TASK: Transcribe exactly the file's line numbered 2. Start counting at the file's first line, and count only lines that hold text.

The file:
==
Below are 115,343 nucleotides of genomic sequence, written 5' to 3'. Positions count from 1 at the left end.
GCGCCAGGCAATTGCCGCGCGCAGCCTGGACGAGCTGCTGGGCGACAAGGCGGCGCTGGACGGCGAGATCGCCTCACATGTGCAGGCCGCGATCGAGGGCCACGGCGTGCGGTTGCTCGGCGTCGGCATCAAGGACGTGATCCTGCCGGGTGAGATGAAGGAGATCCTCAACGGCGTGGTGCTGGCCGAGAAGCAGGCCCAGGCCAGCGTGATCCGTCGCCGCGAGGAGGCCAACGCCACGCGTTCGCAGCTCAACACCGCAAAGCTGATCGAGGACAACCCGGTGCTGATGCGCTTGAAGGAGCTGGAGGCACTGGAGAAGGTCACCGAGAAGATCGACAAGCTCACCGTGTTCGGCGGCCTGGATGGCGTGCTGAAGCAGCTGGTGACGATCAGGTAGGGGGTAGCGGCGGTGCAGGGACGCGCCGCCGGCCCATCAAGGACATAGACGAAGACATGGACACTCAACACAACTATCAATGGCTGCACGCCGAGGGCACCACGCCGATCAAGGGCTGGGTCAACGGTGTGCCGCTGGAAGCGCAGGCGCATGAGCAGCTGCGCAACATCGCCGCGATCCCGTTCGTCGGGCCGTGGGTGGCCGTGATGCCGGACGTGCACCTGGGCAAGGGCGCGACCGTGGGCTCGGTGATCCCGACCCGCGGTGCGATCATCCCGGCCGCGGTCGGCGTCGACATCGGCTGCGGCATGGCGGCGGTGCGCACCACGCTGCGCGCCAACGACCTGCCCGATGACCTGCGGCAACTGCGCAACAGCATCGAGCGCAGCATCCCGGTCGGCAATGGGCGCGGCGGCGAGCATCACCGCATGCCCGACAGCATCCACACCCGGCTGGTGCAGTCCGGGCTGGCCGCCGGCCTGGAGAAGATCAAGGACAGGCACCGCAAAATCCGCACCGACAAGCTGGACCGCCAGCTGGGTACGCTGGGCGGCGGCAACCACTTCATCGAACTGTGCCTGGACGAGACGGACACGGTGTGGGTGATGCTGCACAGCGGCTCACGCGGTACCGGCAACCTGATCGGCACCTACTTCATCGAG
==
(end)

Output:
GCGCCAGGCAATTGCCGCGCGCAGCCTGGACGAGCTGCTGGGCGACAAGGCGGCGCTGGACGGCGAGATCGCCTCACATGTGCAGGCCGCGATCGAGGGCCACGGCGTGCGGTTGCTCGGCGTCGGCATCAAGGACGTGATCCTGCCGGGTGAGATGAAGGAGATCCTCAACGGCGTGGTGCTGGCCGAGAAGCAGGCCCAGGCCAGCGTGATCCGTCGCCGCGAGGAGGCCAACGCCACGCGTTCGCAGCTCAACACCGCAAAGCTGATCGAGGACAACCCGGTGCTGATGCGCTTGAAGGAGCTGGAGGCACTGGAGAAGGTCACCGAGAAGATCGACAAGCTCACCGTGTTCGGCGGCCTGGATGGCGTGCTGAAGCAGCTGGTGACGATCAGGTAGGGGGTAGCGGCGGTGCAGGGACGCGCCGCCGGCCCATCAAGGACATAGACGAAGACATGGACACTCAACACAACTATCAATGGCTGCACGCCGAGGGCACCACGCCGATCAAGGGCTGGGTCAACGGTGTGCCGCTGGAAGCGCAGGCGCATGAGCAGCTGCGCAACATCGCCGCGATCCCGTTCGTCGGGCCGTGGGTGGCCGTGATGCCGGACGTGCACCTGGGCAAGGGCGCGACCGTGGGCTCGGTGATCCCGACCCGCGGTGCGATCATCCCGGCCGCGGTCGGCGTCGACATCGGCTGCGGCATGGCGGCGGTGCGCACCACGCTGCGCGCCAACGACCTGCCCGATGACCTGCGGCAACTGCGCAACAGCATCGAGCGCAGCATCCCGGTCGGCAATGGGCGCGGCGGCGAGCATCACCGCATGCCCGACAGCATCCACACCCGGCTGGTGCAGTCCGGGCTGGCCGCCGGCCTGGAGAAGATCAAGGACAGGCACCGCAAAATCCGCACCGACAAGCTGGACCGCCAGCTGGGTACGCTGGGCGGCGGCAACCACTTCATCGAACTGTGCCTGGACGAGACGGACACGGTGTGGGTGATGCTGCACAGCGGCTCACGCGGTACCGGCAACCTGATCGGCACCTACTTCATCGAG